Photo: One of the many statues at Thanboddhay Paya.


For a middle-of-nowhere kind of place, Monywa has some quite astonishing attractions. With what’s thought to be the world’s second tallest Buddha (indeed the second tallest statue of any description), a monastery housing more than half a million Buddha images and some of the most unusual temples we’ve seen in Burma all lying within easy tuk tuk rides away, superlatives abound in what at first sight seems a nondescript town.

Search Monywa hotels
Arriving on:
Leaving on:

It's only a three-hour drive away from Mandalay, slightly more from Bagan, so you’ve got to wonder why hardly any travellers make it to Monywa, pronounced with two syllables as "mon-ywa" (not three).

The second tallest statue in the world.

The second tallest statue in the world. Photo: Stuart McDonald

While it's well worth visiting on its own merits, it also serves as a convenient break on an interesting alternative back route between Bagan and Mandalay. It’s also the departure point for adventurers heading north up the Chindwin River. Chin State lies to the west and northwest and Burmese Naga territories lie upstream to the north of Homalin. The new Burmese/Indian border crossing at Tamu is not far from the upriver town of Mawlaik.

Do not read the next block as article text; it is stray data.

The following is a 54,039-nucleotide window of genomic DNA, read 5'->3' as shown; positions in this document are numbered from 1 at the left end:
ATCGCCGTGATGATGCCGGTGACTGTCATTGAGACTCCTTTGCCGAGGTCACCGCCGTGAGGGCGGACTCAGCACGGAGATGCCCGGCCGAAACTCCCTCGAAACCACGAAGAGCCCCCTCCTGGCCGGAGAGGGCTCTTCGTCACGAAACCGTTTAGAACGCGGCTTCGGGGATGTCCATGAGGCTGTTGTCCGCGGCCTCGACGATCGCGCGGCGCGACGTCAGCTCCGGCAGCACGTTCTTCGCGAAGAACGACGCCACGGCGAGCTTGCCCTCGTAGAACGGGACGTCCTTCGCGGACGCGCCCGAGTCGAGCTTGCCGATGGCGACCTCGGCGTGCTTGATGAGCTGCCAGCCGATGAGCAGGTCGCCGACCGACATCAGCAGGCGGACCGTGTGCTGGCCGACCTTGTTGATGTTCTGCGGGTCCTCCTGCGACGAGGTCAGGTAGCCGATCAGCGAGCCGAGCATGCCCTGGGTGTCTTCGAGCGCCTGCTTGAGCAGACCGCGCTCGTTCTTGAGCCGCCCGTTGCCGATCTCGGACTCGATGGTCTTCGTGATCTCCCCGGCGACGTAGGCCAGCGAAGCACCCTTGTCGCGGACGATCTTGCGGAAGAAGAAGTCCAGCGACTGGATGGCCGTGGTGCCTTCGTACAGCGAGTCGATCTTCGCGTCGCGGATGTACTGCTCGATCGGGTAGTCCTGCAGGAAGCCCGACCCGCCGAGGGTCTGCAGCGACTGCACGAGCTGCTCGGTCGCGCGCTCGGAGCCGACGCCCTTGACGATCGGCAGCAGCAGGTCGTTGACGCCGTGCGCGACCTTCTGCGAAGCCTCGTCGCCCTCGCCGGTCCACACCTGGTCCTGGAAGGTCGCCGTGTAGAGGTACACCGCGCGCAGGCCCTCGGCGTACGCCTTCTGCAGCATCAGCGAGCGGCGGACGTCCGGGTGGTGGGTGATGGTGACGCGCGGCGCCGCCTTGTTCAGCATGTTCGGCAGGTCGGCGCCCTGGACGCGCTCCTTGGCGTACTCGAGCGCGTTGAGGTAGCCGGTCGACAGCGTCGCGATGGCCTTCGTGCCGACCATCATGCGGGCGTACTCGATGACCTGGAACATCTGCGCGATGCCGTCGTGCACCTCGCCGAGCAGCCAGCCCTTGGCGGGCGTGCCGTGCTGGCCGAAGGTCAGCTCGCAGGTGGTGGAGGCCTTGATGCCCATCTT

If you have your own transport, then Monywa is doable as a day trip from Mandalay. In high season in particular you may come across organised tour groups from Mandalay at the local sights. This involves an early departure from Mandalay, a stop at Bodhi Tataung and Thanboddhay Paya on the way into town, and a visit to the cave temples in the afternoon, with an early evening, arrival back in Mandalay. It would be a rather full day but just about works. We were quoted $120 for such a day trip by a Mandalay driver.

Stunning Shwe Ba Taung: Burma's Petra, some say.

Stunning Shwe Ba Taung: Burma's Petra, some say. Photo: Mark Ord

As far as the town itself goes, a riverside location on the banks of the Chindwin just about saves Monywa from scruffy mediocrity, though it does have some reasonable accommodation choices, great restaurants and plenty of very friendly residents. You won’t be the first visitor but travellers are still rare enough to be something of a novelty.

Monywa is located in the far south of Sagaing State due west of Mandalay. Much of this area was off limits until fairly recently due to Burmese Communist Party armed insurgents in the hills to the west. These days it’s peaceful enough, and there are no restrictions to travel in the vicinity of Monywa. The western hills are now the site of the country’s largest open-cast copper mines. Otherwise fishing and agriculture are the town’s main resources and the population is more homogenously Bamar than most.

A Monywa market scene.

A Monywa market scene. Photo: Mark Ord